Stepping into the huge, multi-story Museum Entrance Hall of the J. Paul Getty Museum, it felt as though one had stepped into a scene from Terry Gilliam’s landmark film, Brazil. There, making its West Coast debut, was Tim Hawkinson’s Überorgan, a soaring “walk-in organ” consisting of six bus-size biomorphic, polyethylene balloons sewn, inflated and then surrounded by fish netting to define its shape. Multiple colorful cords snake in and out of these massive balloons connecting the clear tubing ductwork. The 12 horns, each tuned to a different note in an octave, are made of cardboard tubing with metal fittings covered in aluminum foil, and the reeds are made of polycarbonate sheets that are encased in plastic cookie jars. An industrial blower forces air through the ductwork to the balloons.
The Überorgan’s musical score, which plays every hour on the hour, consists of a 250-foot-long scroll of dots and dashes encoding old hymns, pop classics and improvisational melodies including segments of “Sailor’s Hornpipe” and “Swan Lake.” Clear tubes channel air from a compressor to inflate the balloons and connect them to one another. The score is deciphered by the organ’s brain – a bank of light-sensitive switches – and then translated into low pitches resembling foghorns constrained by the 12 notes in an octave. (Think Close Encounters of the Third Kind.)
Originally commissioned by the Massachusetts Museum of Contemporary Art, and on loan to the Getty from the Andrea Nasher Collection, the components for this remarkable, whimsical installation arrived in 17 large wooden crates. The artist oversaw the tailored assembly. “Speaking as an artist, it was gratifying to see my work being handled with white gloves,” said Hawkinson.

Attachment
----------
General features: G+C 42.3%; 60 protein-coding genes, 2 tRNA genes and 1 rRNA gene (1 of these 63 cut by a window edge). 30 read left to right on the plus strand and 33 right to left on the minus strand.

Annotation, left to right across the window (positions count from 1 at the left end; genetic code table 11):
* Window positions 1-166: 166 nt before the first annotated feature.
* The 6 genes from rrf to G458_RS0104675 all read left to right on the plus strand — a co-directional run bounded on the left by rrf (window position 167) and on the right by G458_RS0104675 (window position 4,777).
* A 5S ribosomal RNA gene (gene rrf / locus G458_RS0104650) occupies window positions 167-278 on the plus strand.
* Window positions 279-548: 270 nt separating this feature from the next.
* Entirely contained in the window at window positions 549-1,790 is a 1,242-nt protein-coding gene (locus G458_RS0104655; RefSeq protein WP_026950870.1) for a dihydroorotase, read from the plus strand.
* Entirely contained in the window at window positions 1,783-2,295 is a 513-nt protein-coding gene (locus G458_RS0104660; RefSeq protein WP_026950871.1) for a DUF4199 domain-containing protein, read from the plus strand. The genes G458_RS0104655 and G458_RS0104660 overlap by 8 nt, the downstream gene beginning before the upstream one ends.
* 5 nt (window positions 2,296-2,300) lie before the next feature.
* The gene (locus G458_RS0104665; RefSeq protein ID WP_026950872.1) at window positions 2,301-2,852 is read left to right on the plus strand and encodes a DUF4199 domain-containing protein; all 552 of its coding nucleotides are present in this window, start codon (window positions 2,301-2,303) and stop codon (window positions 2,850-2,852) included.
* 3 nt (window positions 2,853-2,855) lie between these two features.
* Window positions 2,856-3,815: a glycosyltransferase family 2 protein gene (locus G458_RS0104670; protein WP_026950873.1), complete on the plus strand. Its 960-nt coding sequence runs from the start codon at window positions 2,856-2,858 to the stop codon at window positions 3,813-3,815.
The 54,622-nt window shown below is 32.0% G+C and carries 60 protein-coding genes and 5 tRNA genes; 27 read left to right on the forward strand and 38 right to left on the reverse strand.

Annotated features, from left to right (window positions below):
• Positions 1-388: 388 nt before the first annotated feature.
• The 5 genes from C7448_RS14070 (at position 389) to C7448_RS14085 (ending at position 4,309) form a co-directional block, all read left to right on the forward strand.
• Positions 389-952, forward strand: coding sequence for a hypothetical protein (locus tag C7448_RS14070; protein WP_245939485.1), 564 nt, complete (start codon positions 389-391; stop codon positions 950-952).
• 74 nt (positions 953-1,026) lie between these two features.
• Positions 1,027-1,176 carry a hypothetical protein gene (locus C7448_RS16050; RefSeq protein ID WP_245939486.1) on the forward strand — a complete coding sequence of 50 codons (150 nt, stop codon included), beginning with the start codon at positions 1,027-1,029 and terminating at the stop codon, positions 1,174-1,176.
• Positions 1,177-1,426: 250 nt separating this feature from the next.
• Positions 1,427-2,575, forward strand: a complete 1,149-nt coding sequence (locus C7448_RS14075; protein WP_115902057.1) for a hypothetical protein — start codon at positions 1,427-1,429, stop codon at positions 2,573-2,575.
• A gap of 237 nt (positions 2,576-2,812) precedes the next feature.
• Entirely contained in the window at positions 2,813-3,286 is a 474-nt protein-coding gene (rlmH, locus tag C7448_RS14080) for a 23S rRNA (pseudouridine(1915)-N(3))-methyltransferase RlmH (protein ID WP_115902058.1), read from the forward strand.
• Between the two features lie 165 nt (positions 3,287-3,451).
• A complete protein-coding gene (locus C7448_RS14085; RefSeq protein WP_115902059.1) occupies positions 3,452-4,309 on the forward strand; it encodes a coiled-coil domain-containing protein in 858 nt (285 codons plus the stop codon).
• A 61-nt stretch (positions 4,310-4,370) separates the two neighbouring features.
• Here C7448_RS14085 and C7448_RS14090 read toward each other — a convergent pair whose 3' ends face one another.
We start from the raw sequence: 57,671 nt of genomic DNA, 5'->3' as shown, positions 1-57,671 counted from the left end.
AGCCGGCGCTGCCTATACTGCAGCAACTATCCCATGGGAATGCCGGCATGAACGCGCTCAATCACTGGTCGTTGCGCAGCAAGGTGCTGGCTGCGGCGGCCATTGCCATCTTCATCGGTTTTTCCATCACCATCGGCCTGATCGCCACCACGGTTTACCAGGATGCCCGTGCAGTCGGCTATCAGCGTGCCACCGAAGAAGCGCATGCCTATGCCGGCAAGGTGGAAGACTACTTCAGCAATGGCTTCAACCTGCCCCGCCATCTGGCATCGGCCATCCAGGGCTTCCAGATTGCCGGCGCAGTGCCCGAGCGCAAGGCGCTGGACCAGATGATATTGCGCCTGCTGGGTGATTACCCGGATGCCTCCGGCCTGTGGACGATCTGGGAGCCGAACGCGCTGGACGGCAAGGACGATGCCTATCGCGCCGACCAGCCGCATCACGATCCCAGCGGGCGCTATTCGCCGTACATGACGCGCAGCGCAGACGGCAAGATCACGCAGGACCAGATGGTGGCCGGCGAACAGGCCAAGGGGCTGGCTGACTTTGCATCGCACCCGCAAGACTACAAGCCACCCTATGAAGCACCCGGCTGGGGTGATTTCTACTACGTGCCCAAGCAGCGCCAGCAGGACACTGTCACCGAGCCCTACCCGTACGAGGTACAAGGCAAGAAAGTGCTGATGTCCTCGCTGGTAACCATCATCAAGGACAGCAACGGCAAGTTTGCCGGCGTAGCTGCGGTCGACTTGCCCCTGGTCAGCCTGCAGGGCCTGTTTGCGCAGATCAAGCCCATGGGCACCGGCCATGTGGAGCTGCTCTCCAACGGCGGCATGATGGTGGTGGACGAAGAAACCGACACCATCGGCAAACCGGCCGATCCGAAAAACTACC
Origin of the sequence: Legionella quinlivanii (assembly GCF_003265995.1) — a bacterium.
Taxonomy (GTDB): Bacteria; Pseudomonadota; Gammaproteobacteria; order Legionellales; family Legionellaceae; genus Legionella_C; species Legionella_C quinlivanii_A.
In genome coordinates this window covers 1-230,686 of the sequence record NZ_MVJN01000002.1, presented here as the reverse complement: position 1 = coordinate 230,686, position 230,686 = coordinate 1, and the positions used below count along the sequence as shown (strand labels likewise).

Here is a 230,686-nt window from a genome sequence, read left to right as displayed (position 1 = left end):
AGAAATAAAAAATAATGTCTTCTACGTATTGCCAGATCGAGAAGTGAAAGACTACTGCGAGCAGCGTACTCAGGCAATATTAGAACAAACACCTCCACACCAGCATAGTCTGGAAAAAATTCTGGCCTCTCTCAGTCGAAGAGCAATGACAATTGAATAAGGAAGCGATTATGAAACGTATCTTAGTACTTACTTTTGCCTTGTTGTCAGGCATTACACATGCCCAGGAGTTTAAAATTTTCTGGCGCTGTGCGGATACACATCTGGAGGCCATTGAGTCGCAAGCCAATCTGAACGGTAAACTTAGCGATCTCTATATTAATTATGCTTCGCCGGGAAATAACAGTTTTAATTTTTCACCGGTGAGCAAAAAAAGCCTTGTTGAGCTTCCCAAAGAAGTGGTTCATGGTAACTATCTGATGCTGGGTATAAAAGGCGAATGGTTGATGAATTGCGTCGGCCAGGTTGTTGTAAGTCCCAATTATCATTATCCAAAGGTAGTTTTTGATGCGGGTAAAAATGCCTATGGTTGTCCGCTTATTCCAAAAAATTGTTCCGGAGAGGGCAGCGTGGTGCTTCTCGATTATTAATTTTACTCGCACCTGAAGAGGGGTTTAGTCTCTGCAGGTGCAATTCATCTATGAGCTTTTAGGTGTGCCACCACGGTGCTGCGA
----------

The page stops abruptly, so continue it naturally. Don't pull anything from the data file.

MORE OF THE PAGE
Known for incorporating diverse household and industrial materials ranging from duct tape to aluminum foil into his creations, the second part of Hawkinson’s work on display is called Zoopsia. Commissioned by the Getty, the exhibit is comprised of four interrelated objects involving zoological forms – Octopus, (photographic collage mounted on foam), Dragon (ink, paper and mixed media), Bat (plastic bags, twist ties and mixed media) and Leviathon (Sculpey, Crayola model magic and steel.)
According to Exhibition Curator Peggy Fogelman, “Zoopsia inaugurates a different approach in that it supports the creation of new works and brings them to the attention of the public without requiring explicit links to specific areas or objects in the Getty’s permanent collection.” In other words, Zoopsia marks the beginning of a new program of exhibitions which will focus on contemporary art.
On display through September 9, do bring the children to experience the wonder and magic of Überorgan, especially, so they can see the endless possibilities of the use of the most ordinary materials as used by this unique Los Angeles-based artist.